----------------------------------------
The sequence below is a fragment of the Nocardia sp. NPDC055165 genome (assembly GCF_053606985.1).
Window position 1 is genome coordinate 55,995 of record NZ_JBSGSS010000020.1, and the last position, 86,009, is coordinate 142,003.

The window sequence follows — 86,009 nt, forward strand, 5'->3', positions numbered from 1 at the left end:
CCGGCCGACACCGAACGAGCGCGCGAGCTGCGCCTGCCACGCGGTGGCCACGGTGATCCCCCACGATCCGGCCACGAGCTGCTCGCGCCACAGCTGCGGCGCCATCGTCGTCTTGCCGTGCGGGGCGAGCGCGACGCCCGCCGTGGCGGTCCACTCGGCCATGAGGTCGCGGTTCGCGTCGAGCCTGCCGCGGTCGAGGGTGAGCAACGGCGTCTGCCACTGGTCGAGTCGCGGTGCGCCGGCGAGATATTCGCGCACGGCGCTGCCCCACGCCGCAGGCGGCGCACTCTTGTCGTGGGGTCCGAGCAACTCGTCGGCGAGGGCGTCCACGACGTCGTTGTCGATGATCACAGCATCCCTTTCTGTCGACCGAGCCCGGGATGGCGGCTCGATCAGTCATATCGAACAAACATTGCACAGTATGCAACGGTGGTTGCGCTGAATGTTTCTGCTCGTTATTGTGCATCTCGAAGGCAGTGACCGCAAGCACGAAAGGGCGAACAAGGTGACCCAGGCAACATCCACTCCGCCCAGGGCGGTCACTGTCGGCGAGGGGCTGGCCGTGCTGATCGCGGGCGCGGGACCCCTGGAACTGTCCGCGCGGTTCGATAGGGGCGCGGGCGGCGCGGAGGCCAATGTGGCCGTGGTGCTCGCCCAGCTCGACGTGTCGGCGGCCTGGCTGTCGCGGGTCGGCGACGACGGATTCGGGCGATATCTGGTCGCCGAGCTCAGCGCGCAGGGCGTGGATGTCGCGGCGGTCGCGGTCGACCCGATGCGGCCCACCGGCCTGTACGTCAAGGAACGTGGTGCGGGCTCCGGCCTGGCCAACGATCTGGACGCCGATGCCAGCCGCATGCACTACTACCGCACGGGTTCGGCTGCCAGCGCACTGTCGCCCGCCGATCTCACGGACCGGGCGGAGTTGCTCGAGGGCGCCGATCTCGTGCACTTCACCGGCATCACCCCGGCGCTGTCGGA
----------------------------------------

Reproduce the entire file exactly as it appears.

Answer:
The sequence below is a fragment of the Nocardia sp. NPDC055165 genome (assembly GCF_053606985.1).
Window position 1 is genome coordinate 55,995 of record NZ_JBSGSS010000020.1, and the last position, 86,009, is coordinate 142,003.

The window sequence follows — 86,009 nt, forward strand, 5'->3', positions numbered from 1 at the left end:
CCGGCCGACACCGAACGAGCGCGCGAGCTGCGCCTGCCACGCGGTGGCCACGGTGATCCCCCACGATCCGGCCACGAGCTGCTCGCGCCACAGCTGCGGCGCCATCGTCGTCTTGCCGTGCGGGGCGAGCGCGACGCCCGCCGTGGCGGTCCACTCGGCCATGAGGTCGCGGTTCGCGTCGAGCCTGCCGCGGTCGAGGGTGAGCAACGGCGTCTGCCACTGGTCGAGTCGCGGTGCGCCGGCGAGATATTCGCGCACGGCGCTGCCCCACGCCGCAGGCGGCGCACTCTTGTCGTGGGGTCCGAGCAACTCGTCGGCGAGGGCGTCCACGACGTCGTTGTCGATGATCACAGCATCCCTTTCTGTCGACCGAGCCCGGGATGGCGGCTCGATCAGTCATATCGAACAAACATTGCACAGTATGCAACGGTGGTTGCGCTGAATGTTTCTGCTCGTTATTGTGCATCTCGAAGGCAGTGACCGCAAGCACGAAAGGGCGAACAAGGTGACCCAGGCAACATCCACTCCGCCCAGGGCGGTCACTGTCGGCGAGGGGCTGGCCGTGCTGATCGCGGGCGCGGGACCCCTGGAACTGTCCGCGCGGTTCGATAGGGGCGCGGGCGGCGCGGAGGCCAATGTGGCCGTGGTGCTCGCCCAGCTCGACGTGTCGGCGGCCTGGCTGTCGCGGGTCGGCGACGACGGATTCGGGCGATATCTGGTCGCCGAGCTCAGCGCGCAGGGCGTGGATGTCGCGGCGGTCGCGGTCGACCCGATGCGGCCCACCGGCCTGTACGTCAAGGAACGTGGTGCGGGCTCCGGCCTGGCCAACGATCTGGACGCCGATGCCAGCCGCATGCACTACTACCGCACGGGTTCGGCTGCCAGCGCACTGTCGCCCGCCGATCTCACGGACCGGGCGGAGTTGCTCGAGGGCGCCGATCTCGTGCACTTCACCGGCATCACCCCGGCGCTGTCGGA